Mike Moyer, the writer at Scientific American who so expertly debunked Joe Mangano's "research" in June, had a chance to read the latest Mangano study that claimed 14,000 deaths in the U.S. were linked to fallout from Fukushima.
The verdict: it's just another flawed study.
No attempt is made at providing systematic error estimates, or error estimates of any kind. No attempt is made to catalog any biases that may have crept into the analysis, though a cursory look finds biases a-plenty (the authors are anti-nuclear activists unaffiliated with any research institution). The analysis assumes that the plume arrived on U.S. shores, spread everywhere, instantly, and started killing people immediately. It assumes that the “excess” deaths after March 20 are a real signal, not just a statistical aberration, and that every one of them is due to Fukushima radiation.Of course, as we pointed out yesterday, Mangano was forced to back off that last claim when pressed by a reporter from MedPage Today.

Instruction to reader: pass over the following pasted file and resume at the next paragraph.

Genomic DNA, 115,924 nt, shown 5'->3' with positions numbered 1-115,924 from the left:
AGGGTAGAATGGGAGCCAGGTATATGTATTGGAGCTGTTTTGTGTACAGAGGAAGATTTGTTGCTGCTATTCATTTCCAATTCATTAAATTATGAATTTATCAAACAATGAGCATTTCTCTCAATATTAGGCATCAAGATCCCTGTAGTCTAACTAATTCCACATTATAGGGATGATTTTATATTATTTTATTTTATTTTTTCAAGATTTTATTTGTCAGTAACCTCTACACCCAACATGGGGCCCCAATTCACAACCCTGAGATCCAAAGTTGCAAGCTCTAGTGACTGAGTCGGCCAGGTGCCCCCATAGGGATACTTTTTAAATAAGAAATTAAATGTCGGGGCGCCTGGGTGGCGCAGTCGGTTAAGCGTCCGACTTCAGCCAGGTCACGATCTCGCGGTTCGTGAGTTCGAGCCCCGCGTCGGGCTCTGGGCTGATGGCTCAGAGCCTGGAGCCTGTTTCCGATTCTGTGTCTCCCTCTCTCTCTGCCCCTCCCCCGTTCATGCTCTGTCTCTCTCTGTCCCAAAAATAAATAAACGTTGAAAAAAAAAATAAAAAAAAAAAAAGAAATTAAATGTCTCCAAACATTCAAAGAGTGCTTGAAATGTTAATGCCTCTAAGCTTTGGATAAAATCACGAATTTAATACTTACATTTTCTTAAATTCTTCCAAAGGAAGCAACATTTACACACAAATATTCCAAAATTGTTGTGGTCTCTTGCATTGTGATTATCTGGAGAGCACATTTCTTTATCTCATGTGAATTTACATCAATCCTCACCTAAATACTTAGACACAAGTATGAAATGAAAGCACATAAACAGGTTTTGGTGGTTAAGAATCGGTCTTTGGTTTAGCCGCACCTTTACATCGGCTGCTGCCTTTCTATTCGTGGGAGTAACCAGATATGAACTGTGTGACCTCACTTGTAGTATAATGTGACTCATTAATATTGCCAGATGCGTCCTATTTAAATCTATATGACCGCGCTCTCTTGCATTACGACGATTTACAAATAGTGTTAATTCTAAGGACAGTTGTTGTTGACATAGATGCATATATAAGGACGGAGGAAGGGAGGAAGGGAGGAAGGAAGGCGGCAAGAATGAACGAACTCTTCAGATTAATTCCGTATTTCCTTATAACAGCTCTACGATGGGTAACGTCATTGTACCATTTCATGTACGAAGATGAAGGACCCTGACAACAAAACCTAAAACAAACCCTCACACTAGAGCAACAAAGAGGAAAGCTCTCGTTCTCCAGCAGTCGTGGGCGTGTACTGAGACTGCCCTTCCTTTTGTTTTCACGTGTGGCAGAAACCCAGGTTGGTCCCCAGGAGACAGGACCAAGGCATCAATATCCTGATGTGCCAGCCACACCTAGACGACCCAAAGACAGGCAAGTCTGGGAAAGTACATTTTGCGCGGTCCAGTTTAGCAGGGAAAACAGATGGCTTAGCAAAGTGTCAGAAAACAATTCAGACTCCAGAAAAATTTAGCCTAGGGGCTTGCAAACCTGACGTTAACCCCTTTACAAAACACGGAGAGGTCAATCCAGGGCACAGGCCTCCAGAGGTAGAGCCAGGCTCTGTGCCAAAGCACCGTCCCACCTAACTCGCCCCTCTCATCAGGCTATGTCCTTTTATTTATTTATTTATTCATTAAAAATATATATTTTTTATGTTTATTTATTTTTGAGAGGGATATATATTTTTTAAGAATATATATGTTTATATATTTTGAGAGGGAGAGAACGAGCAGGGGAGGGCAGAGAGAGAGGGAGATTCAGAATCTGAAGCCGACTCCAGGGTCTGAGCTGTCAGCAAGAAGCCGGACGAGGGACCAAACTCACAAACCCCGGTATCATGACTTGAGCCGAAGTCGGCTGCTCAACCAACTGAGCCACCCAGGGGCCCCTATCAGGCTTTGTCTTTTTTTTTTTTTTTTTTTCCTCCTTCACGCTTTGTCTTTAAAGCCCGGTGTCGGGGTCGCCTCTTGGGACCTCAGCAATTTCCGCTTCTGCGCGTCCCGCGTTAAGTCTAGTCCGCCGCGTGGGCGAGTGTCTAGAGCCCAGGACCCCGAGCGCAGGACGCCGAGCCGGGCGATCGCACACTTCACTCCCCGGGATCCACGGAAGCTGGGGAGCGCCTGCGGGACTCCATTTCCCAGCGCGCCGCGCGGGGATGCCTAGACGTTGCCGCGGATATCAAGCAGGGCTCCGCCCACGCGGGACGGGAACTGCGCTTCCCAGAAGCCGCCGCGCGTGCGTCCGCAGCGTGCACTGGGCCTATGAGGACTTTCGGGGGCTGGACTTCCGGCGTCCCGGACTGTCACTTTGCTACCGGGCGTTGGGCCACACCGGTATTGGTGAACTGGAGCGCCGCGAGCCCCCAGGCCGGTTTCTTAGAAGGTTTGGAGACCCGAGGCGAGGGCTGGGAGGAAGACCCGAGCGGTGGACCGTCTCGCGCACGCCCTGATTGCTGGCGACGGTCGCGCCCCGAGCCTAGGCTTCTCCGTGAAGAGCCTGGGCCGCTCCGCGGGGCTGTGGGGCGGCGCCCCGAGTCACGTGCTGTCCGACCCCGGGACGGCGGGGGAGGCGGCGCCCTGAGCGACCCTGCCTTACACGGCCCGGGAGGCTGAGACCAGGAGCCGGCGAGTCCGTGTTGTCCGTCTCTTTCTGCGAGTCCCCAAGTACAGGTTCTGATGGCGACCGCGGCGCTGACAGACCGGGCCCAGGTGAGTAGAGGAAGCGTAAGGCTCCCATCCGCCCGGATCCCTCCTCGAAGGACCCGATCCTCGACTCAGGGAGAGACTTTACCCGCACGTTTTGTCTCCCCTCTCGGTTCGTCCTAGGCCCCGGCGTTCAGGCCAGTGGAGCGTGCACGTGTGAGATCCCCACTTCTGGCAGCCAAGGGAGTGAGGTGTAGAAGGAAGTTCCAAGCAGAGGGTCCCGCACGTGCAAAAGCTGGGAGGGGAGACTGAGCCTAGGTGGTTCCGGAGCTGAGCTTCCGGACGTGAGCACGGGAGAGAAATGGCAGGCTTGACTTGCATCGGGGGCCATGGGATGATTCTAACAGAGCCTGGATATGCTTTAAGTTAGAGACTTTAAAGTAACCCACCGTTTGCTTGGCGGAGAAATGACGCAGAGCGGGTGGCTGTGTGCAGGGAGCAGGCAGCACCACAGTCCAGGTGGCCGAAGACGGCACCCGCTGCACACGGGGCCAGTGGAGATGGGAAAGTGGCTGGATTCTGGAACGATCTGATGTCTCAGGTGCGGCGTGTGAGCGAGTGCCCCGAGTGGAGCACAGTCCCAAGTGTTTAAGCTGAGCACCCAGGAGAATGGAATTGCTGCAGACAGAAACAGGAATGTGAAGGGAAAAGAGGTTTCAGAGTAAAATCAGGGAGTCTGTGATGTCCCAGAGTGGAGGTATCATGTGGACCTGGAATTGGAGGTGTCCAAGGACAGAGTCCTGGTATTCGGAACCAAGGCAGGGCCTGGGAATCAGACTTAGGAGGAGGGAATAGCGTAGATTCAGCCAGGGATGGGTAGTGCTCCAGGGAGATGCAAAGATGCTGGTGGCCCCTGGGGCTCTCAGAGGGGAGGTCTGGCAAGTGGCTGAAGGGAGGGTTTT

Back to Moyer ...
The publication of such sloppy, agenda-driven work is a shame. Certainly radiation from Fukushima is dangerous, and could very well lead to negative health effects—even across the Pacific. The world needs to have a serious discussion about what role nuclear power should play in a power-hungry post-Fukushima world. But serious, informed, fact-based debate is a difficult enough goal to achieve without having to shout above noise like this.Amen, brother.